MINNEAPOLIS (WCCO) — Tuesday is going to feel to just a tiny bit longer. Just before midnight Coordinated Universal Time – or 7:00 p.m. Central time – exactly one second will be added to our clocks. It’s happened 35 times since 1972 and is appropriately called a leap second.

So, why do we add time? Good Question.

“The Earth’s rotation is slower than it used to be because the Earth is slowing down, so every few years we have to add an extra second to keep the sun and time that we keep with our clocks lined up,” said Terry Jones, an astrophysicist with the University of Minnesota.

None of this mattered before watches, but now our clocks are set to atomic time.

“Those are extremely accurate, far more accurate than the rotation of the Earth and that’s why we’re out of sync,” Jones said.

If these two standards were allowed to drift apart, NASA says they would differ by 25 minutes in 500 years.

The Earth’s rotation is slowing because of tidal forces between the Earth and the moon.

“It’s tidal friction with the moon,” Jones said. “As the moon orbits the Earth, it pulls tides up and down on the Early and causes friction that causes the Earth to slow down so we’re slightly slower spinning than we used to be.”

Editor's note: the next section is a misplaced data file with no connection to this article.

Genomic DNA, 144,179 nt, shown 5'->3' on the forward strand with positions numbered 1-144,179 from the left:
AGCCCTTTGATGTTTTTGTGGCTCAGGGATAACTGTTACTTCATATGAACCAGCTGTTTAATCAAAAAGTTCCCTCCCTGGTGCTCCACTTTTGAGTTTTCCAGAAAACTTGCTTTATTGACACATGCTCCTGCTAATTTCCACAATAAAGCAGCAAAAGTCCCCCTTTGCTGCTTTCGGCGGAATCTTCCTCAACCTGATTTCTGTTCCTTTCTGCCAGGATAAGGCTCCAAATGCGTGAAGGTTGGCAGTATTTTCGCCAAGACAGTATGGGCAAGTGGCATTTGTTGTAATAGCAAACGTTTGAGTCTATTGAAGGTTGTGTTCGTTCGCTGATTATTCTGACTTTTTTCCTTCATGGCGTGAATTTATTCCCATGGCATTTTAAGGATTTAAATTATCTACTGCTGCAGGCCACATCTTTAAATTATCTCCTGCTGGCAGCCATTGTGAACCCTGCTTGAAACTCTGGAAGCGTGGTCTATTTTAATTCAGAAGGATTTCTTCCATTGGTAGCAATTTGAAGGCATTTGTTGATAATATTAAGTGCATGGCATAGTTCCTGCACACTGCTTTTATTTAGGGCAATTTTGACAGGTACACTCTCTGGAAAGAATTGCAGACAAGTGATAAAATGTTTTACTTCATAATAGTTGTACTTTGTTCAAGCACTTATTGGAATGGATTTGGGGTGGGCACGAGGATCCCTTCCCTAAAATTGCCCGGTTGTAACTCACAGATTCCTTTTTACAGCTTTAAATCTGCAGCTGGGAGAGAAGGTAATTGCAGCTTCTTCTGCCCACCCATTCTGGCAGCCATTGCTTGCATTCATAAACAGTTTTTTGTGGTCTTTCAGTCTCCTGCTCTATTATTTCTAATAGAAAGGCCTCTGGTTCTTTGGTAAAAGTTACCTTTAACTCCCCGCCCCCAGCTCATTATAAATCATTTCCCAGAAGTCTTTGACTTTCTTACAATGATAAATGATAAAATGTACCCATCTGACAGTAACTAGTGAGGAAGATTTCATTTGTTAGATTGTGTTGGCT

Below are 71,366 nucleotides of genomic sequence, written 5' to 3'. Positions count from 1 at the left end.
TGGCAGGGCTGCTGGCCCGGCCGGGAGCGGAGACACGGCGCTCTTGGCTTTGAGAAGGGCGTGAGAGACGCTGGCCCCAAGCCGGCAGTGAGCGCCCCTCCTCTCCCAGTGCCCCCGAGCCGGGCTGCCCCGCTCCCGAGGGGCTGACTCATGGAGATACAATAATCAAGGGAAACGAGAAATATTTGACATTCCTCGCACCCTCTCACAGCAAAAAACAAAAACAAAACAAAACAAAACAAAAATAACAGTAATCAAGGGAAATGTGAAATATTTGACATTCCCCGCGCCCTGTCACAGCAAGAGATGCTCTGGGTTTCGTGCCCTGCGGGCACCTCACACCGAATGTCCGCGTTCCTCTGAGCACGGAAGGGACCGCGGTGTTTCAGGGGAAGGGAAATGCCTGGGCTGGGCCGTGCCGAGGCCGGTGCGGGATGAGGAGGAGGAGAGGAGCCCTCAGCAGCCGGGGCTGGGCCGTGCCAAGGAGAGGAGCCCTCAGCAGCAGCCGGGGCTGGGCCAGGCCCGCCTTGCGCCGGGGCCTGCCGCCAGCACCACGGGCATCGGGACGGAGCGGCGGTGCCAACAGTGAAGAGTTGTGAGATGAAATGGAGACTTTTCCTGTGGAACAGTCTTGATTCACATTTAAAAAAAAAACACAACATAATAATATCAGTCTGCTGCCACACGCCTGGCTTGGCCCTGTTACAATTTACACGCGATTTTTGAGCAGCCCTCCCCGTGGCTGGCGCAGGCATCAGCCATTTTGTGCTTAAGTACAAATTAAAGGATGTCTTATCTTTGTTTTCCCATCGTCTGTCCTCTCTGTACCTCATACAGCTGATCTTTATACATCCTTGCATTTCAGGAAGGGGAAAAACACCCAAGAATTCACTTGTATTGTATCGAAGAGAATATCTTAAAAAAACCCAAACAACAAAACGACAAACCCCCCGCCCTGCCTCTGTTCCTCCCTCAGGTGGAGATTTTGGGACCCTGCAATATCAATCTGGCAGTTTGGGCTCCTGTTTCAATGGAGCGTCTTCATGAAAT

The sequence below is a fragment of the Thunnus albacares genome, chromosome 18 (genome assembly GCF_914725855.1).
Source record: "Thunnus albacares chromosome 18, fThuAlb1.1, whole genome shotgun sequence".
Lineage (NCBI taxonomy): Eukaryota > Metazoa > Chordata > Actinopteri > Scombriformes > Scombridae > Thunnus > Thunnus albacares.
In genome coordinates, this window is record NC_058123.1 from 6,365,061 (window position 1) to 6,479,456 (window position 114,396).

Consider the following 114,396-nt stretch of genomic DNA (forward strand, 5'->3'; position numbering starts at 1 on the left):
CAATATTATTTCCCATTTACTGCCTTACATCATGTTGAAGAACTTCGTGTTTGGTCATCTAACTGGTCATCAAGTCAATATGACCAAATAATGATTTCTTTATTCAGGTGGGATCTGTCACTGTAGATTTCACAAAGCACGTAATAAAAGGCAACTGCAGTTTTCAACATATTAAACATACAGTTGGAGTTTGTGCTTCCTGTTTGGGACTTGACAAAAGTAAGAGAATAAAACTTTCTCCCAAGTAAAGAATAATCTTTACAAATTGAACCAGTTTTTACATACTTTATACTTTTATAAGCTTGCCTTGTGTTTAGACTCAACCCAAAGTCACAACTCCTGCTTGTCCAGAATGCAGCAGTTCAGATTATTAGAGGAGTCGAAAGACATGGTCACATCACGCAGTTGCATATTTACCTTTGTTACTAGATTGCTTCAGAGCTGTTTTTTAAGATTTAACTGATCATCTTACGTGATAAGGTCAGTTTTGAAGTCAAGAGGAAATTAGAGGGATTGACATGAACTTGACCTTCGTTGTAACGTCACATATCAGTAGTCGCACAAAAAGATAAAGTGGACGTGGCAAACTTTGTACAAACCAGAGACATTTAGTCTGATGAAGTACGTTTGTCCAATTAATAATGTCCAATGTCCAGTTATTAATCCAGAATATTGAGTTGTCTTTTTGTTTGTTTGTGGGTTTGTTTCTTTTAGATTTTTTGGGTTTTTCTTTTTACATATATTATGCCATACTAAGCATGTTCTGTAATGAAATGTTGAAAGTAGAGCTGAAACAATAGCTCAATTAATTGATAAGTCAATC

In theory, one rotation of the Earth should take 86,400 seconds to rotate each day, but, in reality, it averages closer to 86,400.002 seconds.

So, just before midnight Coordinated Universal Time – or 7pm Central time – the clock will go from 11:59:59 to 11:59:60.

The idea of the leap second isn’t popular with everyone. The extra second has been known to negatively impact computer system and websites. This year, some after-hours trading on the U.S. stock market will end early.

In November 2015, the International Telecommunications Union, which sets international time standards, will meet to determine the future of the leap second.

Heather Brown

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